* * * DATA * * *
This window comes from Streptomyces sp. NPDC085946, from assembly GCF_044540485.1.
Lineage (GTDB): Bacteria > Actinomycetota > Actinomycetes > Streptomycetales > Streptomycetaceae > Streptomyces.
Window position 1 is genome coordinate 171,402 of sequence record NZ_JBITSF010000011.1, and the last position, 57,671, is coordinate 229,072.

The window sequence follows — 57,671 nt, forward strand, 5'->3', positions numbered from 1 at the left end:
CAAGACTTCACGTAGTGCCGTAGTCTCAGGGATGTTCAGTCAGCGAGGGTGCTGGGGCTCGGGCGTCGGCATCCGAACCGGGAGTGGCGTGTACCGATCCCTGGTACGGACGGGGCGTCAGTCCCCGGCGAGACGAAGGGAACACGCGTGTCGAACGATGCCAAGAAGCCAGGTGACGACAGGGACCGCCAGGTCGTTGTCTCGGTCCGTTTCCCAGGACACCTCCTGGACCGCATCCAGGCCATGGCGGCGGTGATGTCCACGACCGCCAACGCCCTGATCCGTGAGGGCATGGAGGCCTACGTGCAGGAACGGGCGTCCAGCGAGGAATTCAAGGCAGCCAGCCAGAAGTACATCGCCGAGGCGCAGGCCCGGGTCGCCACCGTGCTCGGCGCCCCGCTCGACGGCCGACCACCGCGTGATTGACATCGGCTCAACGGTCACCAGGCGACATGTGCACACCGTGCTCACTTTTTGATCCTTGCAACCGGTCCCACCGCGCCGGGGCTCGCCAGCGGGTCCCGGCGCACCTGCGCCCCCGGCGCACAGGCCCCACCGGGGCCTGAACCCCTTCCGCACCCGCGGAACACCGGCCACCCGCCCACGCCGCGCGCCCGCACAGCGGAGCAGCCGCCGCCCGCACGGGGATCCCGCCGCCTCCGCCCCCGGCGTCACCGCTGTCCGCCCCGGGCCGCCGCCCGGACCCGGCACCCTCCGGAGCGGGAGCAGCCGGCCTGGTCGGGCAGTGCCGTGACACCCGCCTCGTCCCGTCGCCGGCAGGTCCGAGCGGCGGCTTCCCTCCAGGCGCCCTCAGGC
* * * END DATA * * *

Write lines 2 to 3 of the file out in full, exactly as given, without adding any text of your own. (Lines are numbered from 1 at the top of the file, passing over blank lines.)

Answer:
Lineage (GTDB): Bacteria > Actinomycetota > Actinomycetes > Streptomycetales > Streptomycetaceae > Streptomyces.
Window position 1 is genome coordinate 171,402 of sequence record NZ_JBITSF010000011.1, and the last position, 57,671, is coordinate 229,072.